But not everyone is so affected by the weather. There are some who continue to bike, hike and kayak year long. Also, the summers and early Fall are the most beautiful I've ever seen in the U.S. And boy do people come out of the woodwork then -- bikes, boats, bonfires, festivals, restaurant patios, etc.. galore.

I have made good friends here. Like any place, it's important to get involved in the community. Yoga will likely bring lots of new people into your life. Also, there are tons of transplants from the East Coast and Europe who are seeking friendship. If you stay active, you'll meet people.

Personally, the main problem I have w/ Seattle is the feeling of isolation. I miss the variety of the East Coast, and the ability to take a weekend road trip to experience a new city. Here, the main places to visit are Portland or Vancouver, Canada -- both very similar to Seattle. I want access to D.C. and all it's museums again, so we're thinking about moving to the mid-Atlantic region.

Last edited by west seattle gal; 07-08-2011 at 11:11 PM..
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Old 07-11-2011, 12:22 PM
 
Location: Seattle
620 posts, read 1,187,199 times
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Quote:
Originally Posted by Blue1Roses View Post
I am a 32 year old, African American woman currently living in Atlanta and I need a change. I moved here a few years ago for my job, and now I can work anywhere in the US as my job is a work at home job. I need a change of scenery and need something fresh in my life.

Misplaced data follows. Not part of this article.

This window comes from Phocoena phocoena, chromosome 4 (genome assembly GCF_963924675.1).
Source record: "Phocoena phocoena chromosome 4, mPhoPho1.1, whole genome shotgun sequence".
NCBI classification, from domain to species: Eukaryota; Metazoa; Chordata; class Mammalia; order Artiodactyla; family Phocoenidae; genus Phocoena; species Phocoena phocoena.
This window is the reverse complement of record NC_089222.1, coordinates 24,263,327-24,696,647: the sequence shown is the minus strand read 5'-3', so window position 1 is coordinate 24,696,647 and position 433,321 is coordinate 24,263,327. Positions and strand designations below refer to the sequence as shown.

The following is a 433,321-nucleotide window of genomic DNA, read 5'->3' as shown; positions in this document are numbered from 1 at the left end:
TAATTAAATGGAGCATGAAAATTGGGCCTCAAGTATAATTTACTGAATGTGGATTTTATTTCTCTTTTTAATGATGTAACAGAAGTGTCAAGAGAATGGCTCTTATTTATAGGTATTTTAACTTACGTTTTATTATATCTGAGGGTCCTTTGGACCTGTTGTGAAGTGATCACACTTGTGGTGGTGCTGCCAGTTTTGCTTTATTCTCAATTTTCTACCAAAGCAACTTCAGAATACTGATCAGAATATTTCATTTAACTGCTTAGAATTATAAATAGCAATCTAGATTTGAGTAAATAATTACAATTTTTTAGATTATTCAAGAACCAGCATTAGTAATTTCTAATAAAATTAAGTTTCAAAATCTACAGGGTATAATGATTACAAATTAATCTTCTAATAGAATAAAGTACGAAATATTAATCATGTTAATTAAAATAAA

More about me: I am single, love to walk and hike. I enjoy the theater (plays, musicals, opera, ballet, etc), music and movies. Full time I am in the IT field. Part time, I am a yoga teacher. I teach yoga because I love it so much, not for the money. I also into fitness and do yoga myself 4 days a week. I am looking for a place with mild temperatures, nice walkable areas (parks, trails, hiking) good yoga studios, organic food, nice people and lots of culture. I love to travel and want to live near the airport and also near places to drive to for weekend getaways. I love the mountains and the ocean. I am also looking to settle down and I date interracially. My budget is around $1200 for an apartment in a nice neighborhood (with room for my home office). I would prefer to live around other like minded, educated people. I can get along with all races, ages, and cultures, just as long as they are nice and civil